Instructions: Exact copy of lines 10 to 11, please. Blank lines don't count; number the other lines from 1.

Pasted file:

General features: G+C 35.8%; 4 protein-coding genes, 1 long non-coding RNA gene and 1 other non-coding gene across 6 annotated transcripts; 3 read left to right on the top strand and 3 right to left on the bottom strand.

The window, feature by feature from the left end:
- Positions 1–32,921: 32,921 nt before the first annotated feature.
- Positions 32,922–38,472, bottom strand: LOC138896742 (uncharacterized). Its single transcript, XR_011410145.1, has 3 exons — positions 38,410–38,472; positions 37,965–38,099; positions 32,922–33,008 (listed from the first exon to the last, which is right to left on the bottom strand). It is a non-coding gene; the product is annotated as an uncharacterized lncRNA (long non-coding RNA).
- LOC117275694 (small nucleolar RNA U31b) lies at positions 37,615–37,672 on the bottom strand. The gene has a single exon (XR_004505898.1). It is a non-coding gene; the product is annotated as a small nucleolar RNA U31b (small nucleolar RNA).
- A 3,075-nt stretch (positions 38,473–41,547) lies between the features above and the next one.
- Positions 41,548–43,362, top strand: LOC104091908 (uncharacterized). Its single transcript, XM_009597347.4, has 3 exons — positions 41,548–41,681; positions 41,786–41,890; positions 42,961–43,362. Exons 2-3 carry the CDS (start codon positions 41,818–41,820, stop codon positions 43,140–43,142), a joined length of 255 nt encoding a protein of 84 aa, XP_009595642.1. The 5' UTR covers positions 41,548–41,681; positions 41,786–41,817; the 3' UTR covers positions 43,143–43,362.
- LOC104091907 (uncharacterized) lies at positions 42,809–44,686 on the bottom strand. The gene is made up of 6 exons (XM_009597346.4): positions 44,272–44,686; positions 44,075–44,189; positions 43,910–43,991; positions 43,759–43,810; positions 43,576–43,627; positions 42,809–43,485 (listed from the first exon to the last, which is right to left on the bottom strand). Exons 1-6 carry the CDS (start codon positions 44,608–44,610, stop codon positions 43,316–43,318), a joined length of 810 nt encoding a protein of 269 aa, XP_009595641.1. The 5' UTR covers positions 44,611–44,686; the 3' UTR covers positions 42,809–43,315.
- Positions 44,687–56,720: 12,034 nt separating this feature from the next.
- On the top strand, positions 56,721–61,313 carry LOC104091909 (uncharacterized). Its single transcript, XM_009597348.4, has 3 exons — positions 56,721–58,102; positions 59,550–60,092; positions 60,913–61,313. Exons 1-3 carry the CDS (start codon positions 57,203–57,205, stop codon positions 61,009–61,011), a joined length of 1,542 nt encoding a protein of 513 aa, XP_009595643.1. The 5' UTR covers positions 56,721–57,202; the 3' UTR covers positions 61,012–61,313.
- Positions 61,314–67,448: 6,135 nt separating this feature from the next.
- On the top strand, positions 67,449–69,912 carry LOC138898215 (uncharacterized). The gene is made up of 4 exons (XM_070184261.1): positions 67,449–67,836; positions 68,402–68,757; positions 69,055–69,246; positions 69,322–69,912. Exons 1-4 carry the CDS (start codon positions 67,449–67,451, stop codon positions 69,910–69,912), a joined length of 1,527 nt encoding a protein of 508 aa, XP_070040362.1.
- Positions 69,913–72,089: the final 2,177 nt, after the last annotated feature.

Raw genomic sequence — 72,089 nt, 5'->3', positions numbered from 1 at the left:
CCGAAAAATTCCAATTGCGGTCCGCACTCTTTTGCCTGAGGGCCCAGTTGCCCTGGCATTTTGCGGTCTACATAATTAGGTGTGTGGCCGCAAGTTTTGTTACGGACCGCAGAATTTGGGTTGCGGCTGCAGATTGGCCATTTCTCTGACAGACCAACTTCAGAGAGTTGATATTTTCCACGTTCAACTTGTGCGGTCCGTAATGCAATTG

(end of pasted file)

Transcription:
- On the top strand, positions 56,721–61,313 carry LOC104091909 (uncharacterized). Its single transcript, XM_009597348.4, has 3 exons — positions 56,721–58,102; positions 59,550–60,092; positions 60,913–61,313. Exons 1-3 carry the CDS (start codon positions 57,203–57,205, stop codon positions 61,009–61,011), a joined length of 1,542 nt encoding a protein of 513 aa, XP_009595643.1. The 5' UTR covers positions 56,721–57,202; the 3' UTR covers positions 61,012–61,313.
- Positions 61,314–67,448: 6,135 nt separating this feature from the next.